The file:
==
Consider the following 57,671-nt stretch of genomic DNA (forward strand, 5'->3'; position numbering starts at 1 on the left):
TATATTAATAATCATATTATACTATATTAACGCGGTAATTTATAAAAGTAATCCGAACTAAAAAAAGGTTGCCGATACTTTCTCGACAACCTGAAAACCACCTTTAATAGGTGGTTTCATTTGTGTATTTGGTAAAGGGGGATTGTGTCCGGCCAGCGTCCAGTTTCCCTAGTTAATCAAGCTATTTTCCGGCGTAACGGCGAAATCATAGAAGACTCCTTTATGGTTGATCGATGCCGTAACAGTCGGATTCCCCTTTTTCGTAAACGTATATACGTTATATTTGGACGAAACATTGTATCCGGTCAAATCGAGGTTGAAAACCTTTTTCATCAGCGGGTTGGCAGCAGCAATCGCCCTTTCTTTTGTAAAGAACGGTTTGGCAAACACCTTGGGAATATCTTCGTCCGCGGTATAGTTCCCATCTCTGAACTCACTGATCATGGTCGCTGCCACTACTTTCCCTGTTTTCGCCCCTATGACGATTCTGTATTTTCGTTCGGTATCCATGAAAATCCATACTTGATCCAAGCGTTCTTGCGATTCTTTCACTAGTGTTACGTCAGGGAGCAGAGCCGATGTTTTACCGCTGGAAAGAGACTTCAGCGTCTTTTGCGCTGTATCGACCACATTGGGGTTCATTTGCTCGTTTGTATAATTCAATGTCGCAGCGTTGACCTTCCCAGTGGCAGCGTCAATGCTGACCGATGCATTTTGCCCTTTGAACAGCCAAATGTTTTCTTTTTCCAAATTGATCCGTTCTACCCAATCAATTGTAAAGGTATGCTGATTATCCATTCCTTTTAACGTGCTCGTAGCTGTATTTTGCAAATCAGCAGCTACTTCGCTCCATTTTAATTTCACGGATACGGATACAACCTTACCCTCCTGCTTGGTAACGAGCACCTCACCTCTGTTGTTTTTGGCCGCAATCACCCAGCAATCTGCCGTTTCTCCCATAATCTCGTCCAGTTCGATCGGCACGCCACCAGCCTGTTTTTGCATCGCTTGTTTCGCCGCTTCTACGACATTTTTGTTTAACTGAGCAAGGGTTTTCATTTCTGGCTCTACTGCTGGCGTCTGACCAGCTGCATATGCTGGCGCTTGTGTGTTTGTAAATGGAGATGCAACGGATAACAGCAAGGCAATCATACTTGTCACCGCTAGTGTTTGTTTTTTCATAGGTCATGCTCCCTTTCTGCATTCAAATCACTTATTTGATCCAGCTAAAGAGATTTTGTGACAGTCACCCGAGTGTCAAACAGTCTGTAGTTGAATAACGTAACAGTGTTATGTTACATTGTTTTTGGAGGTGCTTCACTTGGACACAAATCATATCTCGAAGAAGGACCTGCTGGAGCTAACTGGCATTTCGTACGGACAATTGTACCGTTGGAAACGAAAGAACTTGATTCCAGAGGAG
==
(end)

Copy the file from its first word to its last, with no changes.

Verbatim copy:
Consider the following 57,671-nt stretch of genomic DNA (forward strand, 5'->3'; position numbering starts at 1 on the left):
TATATTAATAATCATATTATACTATATTAACGCGGTAATTTATAAAAGTAATCCGAACTAAAAAAAGGTTGCCGATACTTTCTCGACAACCTGAAAACCACCTTTAATAGGTGGTTTCATTTGTGTATTTGGTAAAGGGGGATTGTGTCCGGCCAGCGTCCAGTTTCCCTAGTTAATCAAGCTATTTTCCGGCGTAACGGCGAAATCATAGAAGACTCCTTTATGGTTGATCGATGCCGTAACAGTCGGATTCCCCTTTTTCGTAAACGTATATACGTTATATTTGGACGAAACATTGTATCCGGTCAAATCGAGGTTGAAAACCTTTTTCATCAGCGGGTTGGCAGCAGCAATCGCCCTTTCTTTTGTAAAGAACGGTTTGGCAAACACCTTGGGAATATCTTCGTCCGCGGTATAGTTCCCATCTCTGAACTCACTGATCATGGTCGCTGCCACTACTTTCCCTGTTTTCGCCCCTATGACGATTCTGTATTTTCGTTCGGTATCCATGAAAATCCATACTTGATCCAAGCGTTCTTGCGATTCTTTCACTAGTGTTACGTCAGGGAGCAGAGCCGATGTTTTACCGCTGGAAAGAGACTTCAGCGTCTTTTGCGCTGTATCGACCACATTGGGGTTCATTTGCTCGTTTGTATAATTCAATGTCGCAGCGTTGACCTTCCCAGTGGCAGCGTCAATGCTGACCGATGCATTTTGCCCTTTGAACAGCCAAATGTTTTCTTTTTCCAAATTGATCCGTTCTACCCAATCAATTGTAAAGGTATGCTGATTATCCATTCCTTTTAACGTGCTCGTAGCTGTATTTTGCAAATCAGCAGCTACTTCGCTCCATTTTAATTTCACGGATACGGATACAACCTTACCCTCCTGCTTGGTAACGAGCACCTCACCTCTGTTGTTTTTGGCCGCAATCACCCAGCAATCTGCCGTTTCTCCCATAATCTCGTCCAGTTCGATCGGCACGCCACCAGCCTGTTTTTGCATCGCTTGTTTCGCCGCTTCTACGACATTTTTGTTTAACTGAGCAAGGGTTTTCATTTCTGGCTCTACTGCTGGCGTCTGACCAGCTGCATATGCTGGCGCTTGTGTGTTTGTAAATGGAGATGCAACGGATAACAGCAAGGCAATCATACTTGTCACCGCTAGTGTTTGTTTTTTCATAGGTCATGCTCCCTTTCTGCATTCAAATCACTTATTTGATCCAGCTAAAGAGATTTTGTGACAGTCACCCGAGTGTCAAACAGTCTGTAGTTGAATAACGTAACAGTGTTATGTTACATTGTTTTTGGAGGTGCTTCACTTGGACACAAATCATATCTCGAAGAAGGACCTGCTGGAGCTAACTGGCATTTCGTACGGACAATTGTACCGTTGGAAACGAAAGAACTTGATTCCAGAGGAG